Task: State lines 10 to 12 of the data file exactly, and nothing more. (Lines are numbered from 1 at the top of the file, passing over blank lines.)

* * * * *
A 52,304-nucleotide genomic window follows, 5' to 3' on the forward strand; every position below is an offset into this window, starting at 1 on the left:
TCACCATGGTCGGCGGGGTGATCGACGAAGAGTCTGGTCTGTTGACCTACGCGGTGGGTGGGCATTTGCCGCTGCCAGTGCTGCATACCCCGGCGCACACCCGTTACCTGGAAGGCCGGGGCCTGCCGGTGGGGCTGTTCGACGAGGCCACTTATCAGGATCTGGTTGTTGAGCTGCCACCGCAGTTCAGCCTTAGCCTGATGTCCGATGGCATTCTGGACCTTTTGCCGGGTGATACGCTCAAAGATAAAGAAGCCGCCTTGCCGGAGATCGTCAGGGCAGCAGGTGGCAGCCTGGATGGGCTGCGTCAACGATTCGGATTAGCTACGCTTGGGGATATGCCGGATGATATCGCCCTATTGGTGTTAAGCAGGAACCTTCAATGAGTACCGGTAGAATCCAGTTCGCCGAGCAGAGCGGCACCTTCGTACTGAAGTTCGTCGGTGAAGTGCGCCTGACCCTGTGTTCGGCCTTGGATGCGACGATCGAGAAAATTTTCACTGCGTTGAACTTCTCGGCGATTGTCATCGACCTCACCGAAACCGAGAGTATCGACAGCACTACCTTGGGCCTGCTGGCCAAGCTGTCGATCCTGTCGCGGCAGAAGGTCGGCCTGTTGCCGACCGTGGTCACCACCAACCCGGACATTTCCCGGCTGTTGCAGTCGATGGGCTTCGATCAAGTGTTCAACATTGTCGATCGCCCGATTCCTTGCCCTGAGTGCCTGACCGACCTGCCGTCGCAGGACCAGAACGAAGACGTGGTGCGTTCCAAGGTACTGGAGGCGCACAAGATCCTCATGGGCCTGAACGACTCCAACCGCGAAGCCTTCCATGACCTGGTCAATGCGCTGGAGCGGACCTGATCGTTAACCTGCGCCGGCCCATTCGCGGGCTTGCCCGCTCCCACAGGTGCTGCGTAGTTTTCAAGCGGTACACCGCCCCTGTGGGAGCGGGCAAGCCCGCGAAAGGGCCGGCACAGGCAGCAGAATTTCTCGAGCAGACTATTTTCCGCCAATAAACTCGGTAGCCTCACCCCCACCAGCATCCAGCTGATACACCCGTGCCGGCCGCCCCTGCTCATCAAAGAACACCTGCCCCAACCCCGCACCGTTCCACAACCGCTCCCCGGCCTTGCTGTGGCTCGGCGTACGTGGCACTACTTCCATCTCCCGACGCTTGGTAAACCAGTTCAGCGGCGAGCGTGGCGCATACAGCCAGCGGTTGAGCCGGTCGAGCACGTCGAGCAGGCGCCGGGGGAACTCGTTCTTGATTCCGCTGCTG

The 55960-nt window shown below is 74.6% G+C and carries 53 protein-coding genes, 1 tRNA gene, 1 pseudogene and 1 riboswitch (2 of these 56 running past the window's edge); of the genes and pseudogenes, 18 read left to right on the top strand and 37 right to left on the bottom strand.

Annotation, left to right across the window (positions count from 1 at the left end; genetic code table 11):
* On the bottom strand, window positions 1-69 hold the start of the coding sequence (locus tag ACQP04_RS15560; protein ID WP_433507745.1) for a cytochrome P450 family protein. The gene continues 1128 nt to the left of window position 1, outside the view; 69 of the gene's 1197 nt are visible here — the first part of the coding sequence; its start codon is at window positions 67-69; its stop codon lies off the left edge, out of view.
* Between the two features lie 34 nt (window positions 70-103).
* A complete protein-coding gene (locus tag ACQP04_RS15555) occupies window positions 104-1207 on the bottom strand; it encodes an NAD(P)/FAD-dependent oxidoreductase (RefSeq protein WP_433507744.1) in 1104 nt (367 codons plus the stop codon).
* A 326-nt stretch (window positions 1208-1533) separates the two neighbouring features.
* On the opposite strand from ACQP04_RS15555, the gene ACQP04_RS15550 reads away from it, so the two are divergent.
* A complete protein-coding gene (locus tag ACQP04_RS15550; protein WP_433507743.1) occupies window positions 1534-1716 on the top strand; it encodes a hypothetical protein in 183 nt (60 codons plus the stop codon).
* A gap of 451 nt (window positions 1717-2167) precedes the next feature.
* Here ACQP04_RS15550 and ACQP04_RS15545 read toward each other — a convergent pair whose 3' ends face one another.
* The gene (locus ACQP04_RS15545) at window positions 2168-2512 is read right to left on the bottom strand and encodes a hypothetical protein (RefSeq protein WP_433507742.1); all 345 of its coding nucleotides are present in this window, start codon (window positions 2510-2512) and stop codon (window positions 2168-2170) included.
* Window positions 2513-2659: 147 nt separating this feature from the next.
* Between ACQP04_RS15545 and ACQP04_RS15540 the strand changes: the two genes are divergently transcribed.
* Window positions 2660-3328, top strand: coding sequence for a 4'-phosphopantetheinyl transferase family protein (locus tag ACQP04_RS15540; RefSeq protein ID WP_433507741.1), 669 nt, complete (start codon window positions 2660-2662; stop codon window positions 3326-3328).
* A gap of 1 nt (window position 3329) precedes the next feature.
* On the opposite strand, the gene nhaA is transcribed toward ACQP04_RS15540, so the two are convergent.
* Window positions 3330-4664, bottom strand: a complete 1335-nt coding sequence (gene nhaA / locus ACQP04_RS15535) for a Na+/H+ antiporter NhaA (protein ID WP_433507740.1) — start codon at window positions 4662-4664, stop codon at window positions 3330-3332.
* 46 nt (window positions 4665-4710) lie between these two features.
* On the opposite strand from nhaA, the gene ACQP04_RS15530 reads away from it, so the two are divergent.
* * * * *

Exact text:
* A complete protein-coding gene (locus tag ACQP04_RS15550; protein WP_433507743.1) occupies window positions 1534-1716 on the top strand; it encodes a hypothetical protein in 183 nt (60 codons plus the stop codon).
* A gap of 451 nt (window positions 1717-2167) precedes the next feature.
* Here ACQP04_RS15550 and ACQP04_RS15545 read toward each other — a convergent pair whose 3' ends face one another.